Many of the prisoners arrived infected with smallpox, but there was no hospital and both medical supplies and staff were insufficient, a combination that proved fatal to nearly 950 prisoners during the next four months.

Nearly 2,000 Confederate prisoners in all died on Rock Island during the course of the war and are buried in the Confederate Cemetery on the island. Because of deplorable conditions in the camp, Rock Island sometimes is referred to as the "Andersonville of the North."

Widowed in 1865, Iles continued to practice medicine and live in his Davenport home until 1885, when it was sold. He died during 1889, age 78.

The next notable occupant of the old house on the hill was John H.C. Petersen, owner of Davenport's largest department store. Following his tenure, it was acquired by the Schick family, who added craftsman-style porches to the old house and built a new craftsman-inspired cottage during the first quarter of the 20th century on its west lawn.

Then the neighborhood began to decline.Gordon L. Muller was considered an urban pioneer when he acquired the house and began to conserve it during the 1970s.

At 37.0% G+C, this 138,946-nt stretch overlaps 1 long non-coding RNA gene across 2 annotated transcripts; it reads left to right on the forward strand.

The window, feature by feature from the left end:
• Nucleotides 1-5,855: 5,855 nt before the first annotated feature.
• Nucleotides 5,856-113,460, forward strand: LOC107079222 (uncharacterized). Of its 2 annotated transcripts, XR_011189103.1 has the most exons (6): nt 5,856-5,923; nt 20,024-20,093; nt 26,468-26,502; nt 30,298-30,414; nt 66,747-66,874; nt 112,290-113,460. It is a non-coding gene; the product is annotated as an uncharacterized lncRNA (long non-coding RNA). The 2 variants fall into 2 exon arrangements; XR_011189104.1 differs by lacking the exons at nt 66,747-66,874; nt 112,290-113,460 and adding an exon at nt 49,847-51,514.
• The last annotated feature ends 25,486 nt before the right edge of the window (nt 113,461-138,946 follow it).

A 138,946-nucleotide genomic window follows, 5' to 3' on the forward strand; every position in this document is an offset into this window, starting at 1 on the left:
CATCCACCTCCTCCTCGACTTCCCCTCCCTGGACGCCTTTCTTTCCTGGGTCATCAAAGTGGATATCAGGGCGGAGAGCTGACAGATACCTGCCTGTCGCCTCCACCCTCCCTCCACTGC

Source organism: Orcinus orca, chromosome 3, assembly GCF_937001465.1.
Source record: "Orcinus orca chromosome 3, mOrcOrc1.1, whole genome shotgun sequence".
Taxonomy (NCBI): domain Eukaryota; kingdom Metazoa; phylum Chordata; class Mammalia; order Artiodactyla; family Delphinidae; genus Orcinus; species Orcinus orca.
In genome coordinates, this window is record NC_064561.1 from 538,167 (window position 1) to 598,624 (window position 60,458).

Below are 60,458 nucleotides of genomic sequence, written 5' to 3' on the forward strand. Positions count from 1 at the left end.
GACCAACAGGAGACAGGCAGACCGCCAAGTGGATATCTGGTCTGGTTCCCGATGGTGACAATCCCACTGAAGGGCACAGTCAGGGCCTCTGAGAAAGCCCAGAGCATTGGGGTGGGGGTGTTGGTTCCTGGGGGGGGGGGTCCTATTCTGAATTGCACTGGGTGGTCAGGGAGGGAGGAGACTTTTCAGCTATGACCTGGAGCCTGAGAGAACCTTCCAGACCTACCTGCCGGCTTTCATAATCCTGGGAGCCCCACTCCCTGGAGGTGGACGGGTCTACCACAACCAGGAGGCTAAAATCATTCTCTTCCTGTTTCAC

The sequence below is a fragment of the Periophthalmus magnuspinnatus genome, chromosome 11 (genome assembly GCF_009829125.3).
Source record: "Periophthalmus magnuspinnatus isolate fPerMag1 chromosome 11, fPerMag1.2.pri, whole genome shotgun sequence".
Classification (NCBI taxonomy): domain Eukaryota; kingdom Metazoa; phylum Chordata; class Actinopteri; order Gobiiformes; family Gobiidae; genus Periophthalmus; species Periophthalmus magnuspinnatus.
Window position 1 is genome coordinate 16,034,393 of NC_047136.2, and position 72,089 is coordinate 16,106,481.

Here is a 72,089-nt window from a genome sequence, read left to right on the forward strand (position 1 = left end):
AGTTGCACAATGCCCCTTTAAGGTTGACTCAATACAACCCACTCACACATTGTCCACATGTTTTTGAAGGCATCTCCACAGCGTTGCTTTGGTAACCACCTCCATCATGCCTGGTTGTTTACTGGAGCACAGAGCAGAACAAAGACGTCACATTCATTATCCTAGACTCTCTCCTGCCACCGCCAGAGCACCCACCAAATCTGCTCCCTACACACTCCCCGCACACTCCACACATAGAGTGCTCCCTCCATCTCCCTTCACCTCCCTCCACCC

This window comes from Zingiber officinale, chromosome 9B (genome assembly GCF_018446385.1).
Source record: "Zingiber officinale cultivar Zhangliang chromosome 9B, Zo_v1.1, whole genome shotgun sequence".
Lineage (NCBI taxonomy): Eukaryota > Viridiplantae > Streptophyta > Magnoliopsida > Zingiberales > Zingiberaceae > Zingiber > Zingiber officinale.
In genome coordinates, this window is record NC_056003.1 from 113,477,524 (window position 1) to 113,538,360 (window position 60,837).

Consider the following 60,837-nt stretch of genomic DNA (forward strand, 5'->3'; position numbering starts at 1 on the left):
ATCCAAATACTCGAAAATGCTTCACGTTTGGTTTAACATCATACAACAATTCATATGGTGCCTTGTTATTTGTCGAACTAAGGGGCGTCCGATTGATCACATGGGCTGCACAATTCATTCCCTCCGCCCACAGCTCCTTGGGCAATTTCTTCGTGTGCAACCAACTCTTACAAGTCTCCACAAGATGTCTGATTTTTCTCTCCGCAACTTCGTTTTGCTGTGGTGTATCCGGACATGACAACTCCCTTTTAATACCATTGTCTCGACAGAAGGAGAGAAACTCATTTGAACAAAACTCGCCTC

Here's how the front hall and stairway of the old house looked during the 1980s. Note the painted and stenciled wall surfaces.

As the years passed, however, and despite the best of intentions, Muller lost control of the house and eventually walked away from it leaving most of its contents in place, still partially decorated for Christmas. He declined offers of assistance and offers to purchase the building. It was engulfed in vegetation and began to to deteriorate dramatically.

A circular staircase leads up from the second-floor hallway to a small observation room at the top of the tower. a railed circular opening allows a visitor to look from just inside the home's front door up to the top of the tower. This Gateway Redevelopment photo was taken this fall.

During 2010, the city of Davenport declared the house unfit for occupancy and, recognizing both its historical significance and potential as a hazard, sealed it and installed a temporary rolled roof during 2012.

During May of 2014, the city moved to condemn the property, citing both its historic potential and its hazardous condition. Condemnation was approved by the courts during June and the city paid Muller $34,000 for the property and all its contents.

In the meantime, Friends of 510, an organization devoted to salvaging the property, had been formed by Gateway Redevelopment. 

The city began to clear the property of overgrown vegetation during October of this year. In early November, 17 Friends of 510 entered the house and began to clean it --- salvaging everything worth salvaging; disposing of the rest. Utilities were restored.

The city of Davenport has been working during late November to market the property and its contents. The city hopes to sell it to an individual or entity who will conserve and restore it. Deadline for receipt of proposals is Dec. 5. So stay tuned.

Here's the way the Lambrite-Iles-Petersen House parlor looked from the dining room during the 1980s. Many other photos may be found at the Gateway Redevelopment Web site.